Full Spectrum Dominance.


Perhaps we ought not to feel surprise at the attempt by the United States for ‘full spectrum dominance’.  Once upon a time the expansion of powerful states was taken for granted.  The Roman empire conquered nations near and far (including Britain) because they had developed a superior war machine, and in those days there was no talk of constraints that might be provided by international law.  In more recent times Napoleon was showered with praise (by the French!) on account of his successful military campaigns.  Our history is that of wars and expansion by conquering weaker neighbours, and the great conquerors of the past did not have to listen to dissident voices whispering that murder, pillage, and bringing back slaves in chains was wrong.  If Alexander had stayed at home, would he have ever been called Alexander the Great?


This natural tendency to take whatever your power enables you to take has come into question only in very recent times – a consideration forced upon us (perhaps reluctantly) by the invention of weapons so powerful that they can no longer be safely used.  War has become out of date, but the realisation has not yet dawned on modern contenders for Alexander’s soubriquet.  So while we can deplore today’s sole superpower’s attempts at global dominance, we can at least understand it.  The barbarians of the past thought in exactly the same way.


Such thoughts are generated by the new US doctrine for ‘Joint Nuclear Operations’, set out in draft form for consideration by US Defence Secretary Rumsfeld.  He has the awesome power to approve it as it stands.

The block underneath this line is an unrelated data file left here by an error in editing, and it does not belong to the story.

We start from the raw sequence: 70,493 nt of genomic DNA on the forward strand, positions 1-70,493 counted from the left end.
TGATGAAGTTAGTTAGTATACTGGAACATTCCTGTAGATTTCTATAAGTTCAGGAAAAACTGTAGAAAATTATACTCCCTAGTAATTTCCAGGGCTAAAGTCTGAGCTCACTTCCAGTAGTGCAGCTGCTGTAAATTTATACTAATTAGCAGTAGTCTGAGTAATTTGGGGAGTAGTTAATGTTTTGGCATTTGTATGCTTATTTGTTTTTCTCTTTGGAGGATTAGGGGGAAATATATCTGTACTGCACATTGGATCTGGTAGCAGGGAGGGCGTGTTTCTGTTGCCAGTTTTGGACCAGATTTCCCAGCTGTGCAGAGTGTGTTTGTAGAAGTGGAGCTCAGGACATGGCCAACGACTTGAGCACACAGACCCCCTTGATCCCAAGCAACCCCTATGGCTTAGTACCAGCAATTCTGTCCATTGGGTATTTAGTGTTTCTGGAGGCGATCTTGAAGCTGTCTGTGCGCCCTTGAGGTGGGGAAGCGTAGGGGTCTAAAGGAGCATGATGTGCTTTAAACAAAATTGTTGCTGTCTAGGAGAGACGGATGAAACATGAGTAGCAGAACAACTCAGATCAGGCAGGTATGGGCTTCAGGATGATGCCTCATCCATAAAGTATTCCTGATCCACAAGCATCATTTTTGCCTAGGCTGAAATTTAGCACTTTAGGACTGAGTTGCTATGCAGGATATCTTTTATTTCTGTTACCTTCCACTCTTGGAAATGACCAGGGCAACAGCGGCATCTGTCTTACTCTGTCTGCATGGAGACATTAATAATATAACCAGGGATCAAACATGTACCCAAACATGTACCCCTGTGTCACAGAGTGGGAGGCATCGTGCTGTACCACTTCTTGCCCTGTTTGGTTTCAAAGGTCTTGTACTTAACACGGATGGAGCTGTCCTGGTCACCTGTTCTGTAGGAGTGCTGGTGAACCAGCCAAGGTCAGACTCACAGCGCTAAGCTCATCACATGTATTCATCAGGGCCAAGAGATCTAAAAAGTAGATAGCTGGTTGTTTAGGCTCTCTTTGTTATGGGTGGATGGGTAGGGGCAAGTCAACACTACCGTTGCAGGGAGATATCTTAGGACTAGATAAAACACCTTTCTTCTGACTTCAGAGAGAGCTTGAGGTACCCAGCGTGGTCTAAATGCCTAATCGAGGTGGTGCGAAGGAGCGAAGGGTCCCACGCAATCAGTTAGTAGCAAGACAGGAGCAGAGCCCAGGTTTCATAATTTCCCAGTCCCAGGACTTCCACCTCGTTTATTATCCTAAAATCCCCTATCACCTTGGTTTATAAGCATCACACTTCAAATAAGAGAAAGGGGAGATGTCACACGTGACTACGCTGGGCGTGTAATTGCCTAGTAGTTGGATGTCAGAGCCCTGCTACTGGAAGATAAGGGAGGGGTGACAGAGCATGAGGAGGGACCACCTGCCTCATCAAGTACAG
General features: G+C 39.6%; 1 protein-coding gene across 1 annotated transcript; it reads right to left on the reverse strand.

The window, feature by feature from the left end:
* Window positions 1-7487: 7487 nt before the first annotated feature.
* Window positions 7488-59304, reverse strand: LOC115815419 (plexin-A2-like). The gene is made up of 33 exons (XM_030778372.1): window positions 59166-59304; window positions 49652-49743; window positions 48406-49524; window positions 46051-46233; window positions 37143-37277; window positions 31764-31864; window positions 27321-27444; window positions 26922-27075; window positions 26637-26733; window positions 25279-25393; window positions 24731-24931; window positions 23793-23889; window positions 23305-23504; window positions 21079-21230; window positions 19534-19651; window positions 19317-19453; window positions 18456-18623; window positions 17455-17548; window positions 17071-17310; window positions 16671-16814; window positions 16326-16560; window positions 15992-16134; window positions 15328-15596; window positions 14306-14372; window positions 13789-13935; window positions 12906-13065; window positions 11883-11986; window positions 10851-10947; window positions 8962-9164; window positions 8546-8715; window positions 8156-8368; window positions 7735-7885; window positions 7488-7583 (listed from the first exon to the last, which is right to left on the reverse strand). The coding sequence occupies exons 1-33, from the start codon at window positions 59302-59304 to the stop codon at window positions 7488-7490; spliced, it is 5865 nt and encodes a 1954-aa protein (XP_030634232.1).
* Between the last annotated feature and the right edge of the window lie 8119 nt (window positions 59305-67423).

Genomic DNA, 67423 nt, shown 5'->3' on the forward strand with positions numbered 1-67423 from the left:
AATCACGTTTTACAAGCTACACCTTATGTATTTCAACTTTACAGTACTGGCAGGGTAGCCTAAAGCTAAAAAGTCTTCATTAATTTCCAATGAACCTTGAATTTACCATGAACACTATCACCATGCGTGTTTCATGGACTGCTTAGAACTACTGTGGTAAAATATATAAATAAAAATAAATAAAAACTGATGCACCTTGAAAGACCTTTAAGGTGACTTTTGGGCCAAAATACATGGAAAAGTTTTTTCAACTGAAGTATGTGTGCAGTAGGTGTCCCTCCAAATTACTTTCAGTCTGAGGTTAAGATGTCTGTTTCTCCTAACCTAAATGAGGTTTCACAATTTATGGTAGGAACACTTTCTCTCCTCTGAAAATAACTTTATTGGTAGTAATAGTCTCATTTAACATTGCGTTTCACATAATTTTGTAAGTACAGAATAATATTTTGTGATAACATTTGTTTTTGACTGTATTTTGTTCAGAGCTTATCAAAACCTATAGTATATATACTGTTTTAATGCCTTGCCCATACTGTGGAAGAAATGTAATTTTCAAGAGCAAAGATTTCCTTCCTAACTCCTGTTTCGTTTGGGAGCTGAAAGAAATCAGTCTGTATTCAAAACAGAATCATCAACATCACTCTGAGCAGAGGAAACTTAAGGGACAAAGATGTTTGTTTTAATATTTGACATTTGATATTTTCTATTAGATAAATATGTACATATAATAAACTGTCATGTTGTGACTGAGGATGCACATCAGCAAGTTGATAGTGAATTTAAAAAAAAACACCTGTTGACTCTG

The new doctrine breaks fresh and dangerous ground.  As if our existing militarised world bristling with Armageddon weapons were not enough, this draft takes a step further.  It advocates use of nuclear weapons against a non-nuclear adversary for the first time.  Part of the deal that has persuaded non-nuclear states to remain so, was the promise in the Non Proliferation Treaty that states possessing these ultimate weapons would never use them against a non-nuclear state.  The new idea is that in the (amazingly unlikely) event of the United States of America being threatened by a state possessing only conventional weapons, the US should feel free to use its nuclear arsenal.  This is the main argument, though of course the door is opened for the US to use nukes in a war of aggression, a pre-emptive war such as has occurred against Iraq.  The new doctrine clears the way for pre-emptive wars, and for domination, and for George Bush the Great.


The new concept involves reducing the power of nuclear weapons, so that they can be used to obliterate designated targets, rather than whole cities.  Nuclear weapons are no longer to be regarded as a deterrent, which has been long the excuse for them, but as a useful battlefield weapon.  Field commanders will be given permission to use nukes against factories or installations believed to house weapons of mass destruction.  So in future, in a world dominated by the sole superpower, the ‘intelligence’ of the kind that resulted in the invasion of Iraq will result in annihilation of suspected obstacles, after which it will of course be impossible to determine if there really were weapons of mass destruction or anything else in the targets.